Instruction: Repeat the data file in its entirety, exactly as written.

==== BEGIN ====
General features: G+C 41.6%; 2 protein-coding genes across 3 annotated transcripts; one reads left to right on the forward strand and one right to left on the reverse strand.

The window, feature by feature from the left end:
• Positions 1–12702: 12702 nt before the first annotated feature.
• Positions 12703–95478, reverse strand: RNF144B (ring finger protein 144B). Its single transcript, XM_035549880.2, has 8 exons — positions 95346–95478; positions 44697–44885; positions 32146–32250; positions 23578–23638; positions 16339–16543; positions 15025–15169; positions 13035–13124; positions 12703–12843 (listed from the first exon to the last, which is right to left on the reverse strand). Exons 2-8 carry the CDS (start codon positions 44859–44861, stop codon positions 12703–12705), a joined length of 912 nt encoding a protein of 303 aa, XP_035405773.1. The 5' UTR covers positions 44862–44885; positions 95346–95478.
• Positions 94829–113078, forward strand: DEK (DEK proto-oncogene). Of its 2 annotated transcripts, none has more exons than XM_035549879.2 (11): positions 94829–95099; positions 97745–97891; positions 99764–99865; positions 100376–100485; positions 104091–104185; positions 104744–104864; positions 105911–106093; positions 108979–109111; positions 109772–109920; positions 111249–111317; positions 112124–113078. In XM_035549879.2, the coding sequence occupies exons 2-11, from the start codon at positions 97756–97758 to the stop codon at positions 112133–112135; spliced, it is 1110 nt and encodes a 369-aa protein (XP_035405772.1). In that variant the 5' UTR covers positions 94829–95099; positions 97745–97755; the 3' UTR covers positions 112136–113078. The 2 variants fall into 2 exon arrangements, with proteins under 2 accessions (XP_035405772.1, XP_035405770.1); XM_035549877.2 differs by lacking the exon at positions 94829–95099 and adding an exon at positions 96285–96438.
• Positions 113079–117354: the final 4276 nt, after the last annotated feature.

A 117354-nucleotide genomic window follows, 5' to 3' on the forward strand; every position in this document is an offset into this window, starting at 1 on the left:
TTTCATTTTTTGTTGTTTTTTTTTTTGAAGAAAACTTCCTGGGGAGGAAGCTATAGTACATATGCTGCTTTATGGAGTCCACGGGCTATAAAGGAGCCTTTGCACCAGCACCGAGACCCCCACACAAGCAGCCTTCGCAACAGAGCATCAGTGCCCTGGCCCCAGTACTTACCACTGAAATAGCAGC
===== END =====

General features: G+C 41.6%; 2 protein-coding genes across 3 annotated transcripts; one reads left to right on the forward strand and one right to left on the reverse strand.

The window, feature by feature from the left end:
• Positions 1–12702: 12702 nt before the first annotated feature.
• Positions 12703–95478, reverse strand: RNF144B (ring finger protein 144B). Its single transcript, XM_035549880.2, has 8 exons — positions 95346–95478; positions 44697–44885; positions 32146–32250; positions 23578–23638; positions 16339–16543; positions 15025–15169; positions 13035–13124; positions 12703–12843 (listed from the first exon to the last, which is right to left on the reverse strand). Exons 2-8 carry the CDS (start codon positions 44859–44861, stop codon positions 12703–12705), a joined length of 912 nt encoding a protein of 303 aa, XP_035405773.1. The 5' UTR covers positions 44862–44885; positions 95346–95478.
• Positions 94829–113078, forward strand: DEK (DEK proto-oncogene). Of its 2 annotated transcripts, none has more exons than XM_035549879.2 (11): positions 94829–95099; positions 97745–97891; positions 99764–99865; positions 100376–100485; positions 104091–104185; positions 104744–104864; positions 105911–106093; positions 108979–109111; positions 109772–109920; positions 111249–111317; positions 112124–113078. In XM_035549879.2, the coding sequence occupies exons 2-11, from the start codon at positions 97756–97758 to the stop codon at positions 112133–112135; spliced, it is 1110 nt and encodes a 369-aa protein (XP_035405772.1). In that variant the 5' UTR covers positions 94829–95099; positions 97745–97755; the 3' UTR covers positions 112136–113078. The 2 variants fall into 2 exon arrangements, with proteins under 2 accessions (XP_035405772.1, XP_035405770.1); XM_035549877.2 differs by lacking the exon at positions 94829–95099 and adding an exon at positions 96285–96438.
• Positions 113079–117354: the final 4276 nt, after the last annotated feature.

A 117354-nucleotide genomic window follows, 5' to 3' on the forward strand; every position in this document is an offset into this window, starting at 1 on the left:
TTTCATTTTTTGTTGTTTTTTTTTTTGAAGAAAACTTCCTGGGGAGGAAGCTATAGTACATATGCTGCTTTATGGAGTCCACGGGCTATAAAGGAGCCTTTGCACCAGCACCGAGACCCCCACACAAGCAGCCTTCGCAACAGAGCATCAGTGCCCTGGCCCCAGTACTTACCACTGAAATAGCAGC